Drug Violence in Mexico Increased Migration Flows to the United States

In 2006 the Mexican government launched an aggressive military campaign against drug trafficking organizations that sparked competition, fragmentation, and alliances among criminal organizations. The move led to instability and a staggering amount of violence. In a new study, Sandra Orozco-Aleman and Heriberto Gonzalez-Lozano analyze the effect of this increase in violence on the inflows of migrants from Mexico into the United States.

Violence imposes a social and economic burden on individuals and businesses, affecting individual’s incentives to migrate. Violence can also affect migration decisions through changes in migration costs. Orozco-Aleman and Gonzalez-Lozano asked: How well do we understand the role violence plays in the stressful decision to stay or go?

They considered two different types of violence: local violence where prospective migrants live and transit violence on the routes taken to the United States–Mexico border. The authors were able to use electoral cycles to predict violence because drug violence has been broadly associated with municipal elections— drug cartels have attempted to influence elections to make sure whoever is elected does not interfere with their criminal activities.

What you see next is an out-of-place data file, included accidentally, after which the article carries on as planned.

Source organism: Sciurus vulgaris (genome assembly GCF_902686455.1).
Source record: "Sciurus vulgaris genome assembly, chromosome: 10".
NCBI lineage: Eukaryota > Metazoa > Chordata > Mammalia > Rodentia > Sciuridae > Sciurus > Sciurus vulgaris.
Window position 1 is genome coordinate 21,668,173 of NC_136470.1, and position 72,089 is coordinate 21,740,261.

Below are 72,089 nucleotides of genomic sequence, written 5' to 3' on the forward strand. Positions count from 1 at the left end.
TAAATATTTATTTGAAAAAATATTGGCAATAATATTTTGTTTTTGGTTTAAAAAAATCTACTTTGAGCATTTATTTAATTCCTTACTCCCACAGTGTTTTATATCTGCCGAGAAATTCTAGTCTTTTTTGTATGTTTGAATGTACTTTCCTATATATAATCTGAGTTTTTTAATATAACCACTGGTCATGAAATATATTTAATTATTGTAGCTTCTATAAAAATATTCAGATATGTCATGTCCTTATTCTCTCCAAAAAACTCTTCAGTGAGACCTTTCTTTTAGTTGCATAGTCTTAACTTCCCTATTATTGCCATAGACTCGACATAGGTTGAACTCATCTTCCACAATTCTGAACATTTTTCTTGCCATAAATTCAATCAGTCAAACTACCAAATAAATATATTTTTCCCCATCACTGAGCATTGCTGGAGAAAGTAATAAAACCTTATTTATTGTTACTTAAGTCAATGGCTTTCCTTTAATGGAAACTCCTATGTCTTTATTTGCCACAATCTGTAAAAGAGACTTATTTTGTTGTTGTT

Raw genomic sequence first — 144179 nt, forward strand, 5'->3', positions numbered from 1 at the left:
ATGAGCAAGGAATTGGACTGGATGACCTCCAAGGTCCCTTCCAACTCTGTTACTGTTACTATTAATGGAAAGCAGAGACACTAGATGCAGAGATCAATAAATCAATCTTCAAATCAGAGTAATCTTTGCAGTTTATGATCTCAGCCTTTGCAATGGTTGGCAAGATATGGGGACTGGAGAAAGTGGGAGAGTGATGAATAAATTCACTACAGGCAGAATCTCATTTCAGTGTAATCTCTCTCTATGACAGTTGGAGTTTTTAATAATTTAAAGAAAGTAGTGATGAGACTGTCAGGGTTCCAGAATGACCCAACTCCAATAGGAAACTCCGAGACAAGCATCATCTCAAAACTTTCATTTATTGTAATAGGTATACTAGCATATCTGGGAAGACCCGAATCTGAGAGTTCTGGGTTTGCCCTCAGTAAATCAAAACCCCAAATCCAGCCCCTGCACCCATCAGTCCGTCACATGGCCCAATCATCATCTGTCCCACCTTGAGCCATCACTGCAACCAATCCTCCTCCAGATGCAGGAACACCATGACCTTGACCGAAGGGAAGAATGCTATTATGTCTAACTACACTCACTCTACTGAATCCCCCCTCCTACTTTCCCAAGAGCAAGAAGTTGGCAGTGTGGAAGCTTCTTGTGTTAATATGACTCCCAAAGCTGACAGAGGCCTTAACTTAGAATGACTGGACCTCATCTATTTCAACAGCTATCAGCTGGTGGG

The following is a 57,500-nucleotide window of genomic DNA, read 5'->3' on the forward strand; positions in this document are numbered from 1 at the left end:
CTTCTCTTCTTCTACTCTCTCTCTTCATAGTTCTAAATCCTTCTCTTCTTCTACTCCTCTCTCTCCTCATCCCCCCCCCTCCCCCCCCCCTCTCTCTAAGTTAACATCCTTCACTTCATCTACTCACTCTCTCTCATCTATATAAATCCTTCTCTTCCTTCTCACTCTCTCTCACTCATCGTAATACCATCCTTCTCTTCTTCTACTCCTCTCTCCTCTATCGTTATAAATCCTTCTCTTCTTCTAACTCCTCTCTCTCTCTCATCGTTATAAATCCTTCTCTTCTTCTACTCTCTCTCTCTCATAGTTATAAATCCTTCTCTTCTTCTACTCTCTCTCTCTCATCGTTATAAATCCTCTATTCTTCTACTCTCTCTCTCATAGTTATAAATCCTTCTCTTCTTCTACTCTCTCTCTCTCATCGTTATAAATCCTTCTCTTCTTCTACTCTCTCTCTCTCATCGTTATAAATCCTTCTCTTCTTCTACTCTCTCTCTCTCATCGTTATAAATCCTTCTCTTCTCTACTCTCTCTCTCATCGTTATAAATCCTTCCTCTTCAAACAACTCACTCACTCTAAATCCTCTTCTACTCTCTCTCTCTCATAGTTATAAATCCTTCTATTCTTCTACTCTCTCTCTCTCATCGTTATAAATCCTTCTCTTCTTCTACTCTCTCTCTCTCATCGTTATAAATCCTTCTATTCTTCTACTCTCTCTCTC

Their findings show that local violence increased migration, but violence on the route to the United States deterred individuals from migrating. Overall, data analysis showed that between 2007 and 2012, local and transit violence together had a positive effect on migration. Violence was responsible for a 1.53 percentage point increase in the migration rate from Mexico to the United States.

How are these results relevent today? According to the authors, “Violence in Mexico has not ceased. It’s crucial to identify how violence impacts migration decisions since Mexican workers represent an important share of the U.S. labor force.”

Read the full study in the Journal of Human Resources: “Drug Violence and Migration Flows: Lessons from the Mexican Drug War,” by Sandra Orozco-Aleman and Heriberto Gonzalez-Lozano.
Sandra Orozco-Aleman is an assistant professor of economics at the Department of Finance and Economics at Mississippi State University. Heriberto Gonzalez Lozano is a clinical assistant professor of economics at the Department of Finance and Economics at Mississippi State University.